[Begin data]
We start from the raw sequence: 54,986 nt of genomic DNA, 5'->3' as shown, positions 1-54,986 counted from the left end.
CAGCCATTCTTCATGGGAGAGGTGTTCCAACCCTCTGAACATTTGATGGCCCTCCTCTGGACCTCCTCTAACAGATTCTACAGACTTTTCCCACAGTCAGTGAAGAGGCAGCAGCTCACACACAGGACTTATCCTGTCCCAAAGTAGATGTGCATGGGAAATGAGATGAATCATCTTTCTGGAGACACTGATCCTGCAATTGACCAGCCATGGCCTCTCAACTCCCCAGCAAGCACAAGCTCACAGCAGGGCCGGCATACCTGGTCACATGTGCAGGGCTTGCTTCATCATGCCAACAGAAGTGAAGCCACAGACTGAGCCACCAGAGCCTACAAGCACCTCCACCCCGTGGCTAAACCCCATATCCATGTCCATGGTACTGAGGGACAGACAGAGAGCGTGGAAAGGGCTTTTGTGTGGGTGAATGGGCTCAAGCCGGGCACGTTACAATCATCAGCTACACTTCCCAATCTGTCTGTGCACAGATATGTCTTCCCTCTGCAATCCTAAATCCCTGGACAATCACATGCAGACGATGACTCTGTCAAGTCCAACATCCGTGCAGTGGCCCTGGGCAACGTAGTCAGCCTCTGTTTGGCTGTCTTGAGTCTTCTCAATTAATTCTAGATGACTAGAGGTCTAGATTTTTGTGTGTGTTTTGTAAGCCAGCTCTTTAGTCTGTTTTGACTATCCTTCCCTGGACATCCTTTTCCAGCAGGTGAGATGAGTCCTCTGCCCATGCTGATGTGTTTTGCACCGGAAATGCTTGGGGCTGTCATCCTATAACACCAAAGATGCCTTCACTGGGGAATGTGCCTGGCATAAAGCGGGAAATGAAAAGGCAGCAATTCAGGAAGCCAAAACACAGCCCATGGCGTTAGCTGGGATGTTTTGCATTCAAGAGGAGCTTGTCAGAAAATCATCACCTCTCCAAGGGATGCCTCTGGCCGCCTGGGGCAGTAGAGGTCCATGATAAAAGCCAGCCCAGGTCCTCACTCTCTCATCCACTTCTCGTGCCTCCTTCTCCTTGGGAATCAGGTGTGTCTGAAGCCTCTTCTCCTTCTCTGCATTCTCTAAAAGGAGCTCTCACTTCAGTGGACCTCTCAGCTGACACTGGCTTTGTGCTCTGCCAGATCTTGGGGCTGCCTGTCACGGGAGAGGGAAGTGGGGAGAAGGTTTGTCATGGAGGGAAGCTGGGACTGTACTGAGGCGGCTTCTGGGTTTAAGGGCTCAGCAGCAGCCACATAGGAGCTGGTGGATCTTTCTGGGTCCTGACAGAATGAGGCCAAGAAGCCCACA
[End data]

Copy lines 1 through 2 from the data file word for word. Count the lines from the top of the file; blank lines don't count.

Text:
We start from the raw sequence: 54,986 nt of genomic DNA, 5'->3' as shown, positions 1-54,986 counted from the left end.
CAGCCATTCTTCATGGGAGAGGTGTTCCAACCCTCTGAACATTTGATGGCCCTCCTCTGGACCTCCTCTAACAGATTCTACAGACTTTTCCCACAGTCAGTGAAGAGGCAGCAGCTCACACACAGGACTTATCCTGTCCCAAAGTAGATGTGCATGGGAAATGAGATGAATCATCTTTCTGGAGACACTGATCCTGCAATTGACCAGCCATGGCCTCTCAACTCCCCAGCAAGCACAAGCTCACAGCAGGGCCGGCATACCTGGTCACATGTGCAGGGCTTGCTTCATCATGCCAACAGAAGTGAAGCCACAGACTGAGCCACCAGAGCCTACAAGCACCTCCACCCCGTGGCTAAACCCCATATCCATGTCCATGGTACTGAGGGACAGACAGAGAGCGTGGAAAGGGCTTTTGTGTGGGTGAATGGGCTCAAGCCGGGCACGTTACAATCATCAGCTACACTTCCCAATCTGTCTGTGCACAGATATGTCTTCCCTCTGCAATCCTAAATCCCTGGACAATCACATGCAGACGATGACTCTGTCAAGTCCAACATCCGTGCAGTGGCCCTGGGCAACGTAGTCAGCCTCTGTTTGGCTGTCTTGAGTCTTCTCAATTAATTCTAGATGACTAGAGGTCTAGATTTTTGTGTGTGTTTTGTAAGCCAGCTCTTTAGTCTGTTTTGACTATCCTTCCCTGGACATCCTTTTCCAGCAGGTGAGATGAGTCCTCTGCCCATGCTGATGTGTTTTGCACCGGAAATGCTTGGGGCTGTCATCCTATAACACCAAAGATGCCTTCACTGGGGAATGTGCCTGGCATAAAGCGGGAAATGAAAAGGCAGCAATTCAGGAAGCCAAAACACAGCCCATGGCGTTAGCTGGGATGTTTTGCATTCAAGAGGAGCTTGTCAGAAAATCATCACCTCTCCAAGGGATGCCTCTGGCCGCCTGGGGCAGTAGAGGTCCATGATAAAAGCCAGCCCAGGTCCTCACTCTCTCATCCACTTCTCGTGCCTCCTTCTCCTTGGGAATCAGGTGTGTCTGAAGCCTCTTCTCCTTCTCTGCATTCTCTAAAAGGAGCTCTCACTTCAGTGGACCTCTCAGCTGACACTGGCTTTGTGCTCTGCCAGATCTTGGGGCTGCCTGTCACGGGAGAGGGAAGTGGGGAGAAGGTTTGTCATGGAGGGAAGCTGGGACTGTACTGAGGCGGCTTCTGGGTTTAAGGGCTCAGCAGCAGCCACATAGGAGCTGGTGGATCTTTCTGGGTCCTGACAGAATGAGGCCAAGAAGCCCACA